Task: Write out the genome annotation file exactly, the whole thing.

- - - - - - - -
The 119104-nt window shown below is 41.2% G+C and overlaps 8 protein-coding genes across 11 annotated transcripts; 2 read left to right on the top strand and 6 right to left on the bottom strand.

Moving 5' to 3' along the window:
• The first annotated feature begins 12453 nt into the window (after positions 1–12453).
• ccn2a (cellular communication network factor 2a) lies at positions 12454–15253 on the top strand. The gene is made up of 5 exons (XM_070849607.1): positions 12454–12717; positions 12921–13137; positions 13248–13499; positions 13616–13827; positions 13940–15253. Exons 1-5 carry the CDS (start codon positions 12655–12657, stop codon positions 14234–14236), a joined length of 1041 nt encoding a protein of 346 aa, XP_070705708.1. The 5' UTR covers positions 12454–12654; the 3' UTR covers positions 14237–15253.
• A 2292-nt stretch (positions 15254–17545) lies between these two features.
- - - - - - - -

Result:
The 119104-nt window shown below is 41.2% G+C and overlaps 8 protein-coding genes across 11 annotated transcripts; 2 read left to right on the top strand and 6 right to left on the bottom strand.

Moving 5' to 3' along the window:
• The first annotated feature begins 12453 nt into the window (after positions 1–12453).
• ccn2a (cellular communication network factor 2a) lies at positions 12454–15253 on the top strand. The gene is made up of 5 exons (XM_070849607.1): positions 12454–12717; positions 12921–13137; positions 13248–13499; positions 13616–13827; positions 13940–15253. Exons 1-5 carry the CDS (start codon positions 12655–12657, stop codon positions 14234–14236), a joined length of 1041 nt encoding a protein of 346 aa, XP_070705708.1. The 5' UTR covers positions 12454–12654; the 3' UTR covers positions 14237–15253.
• A 2292-nt stretch (positions 15254–17545) lies between these two features.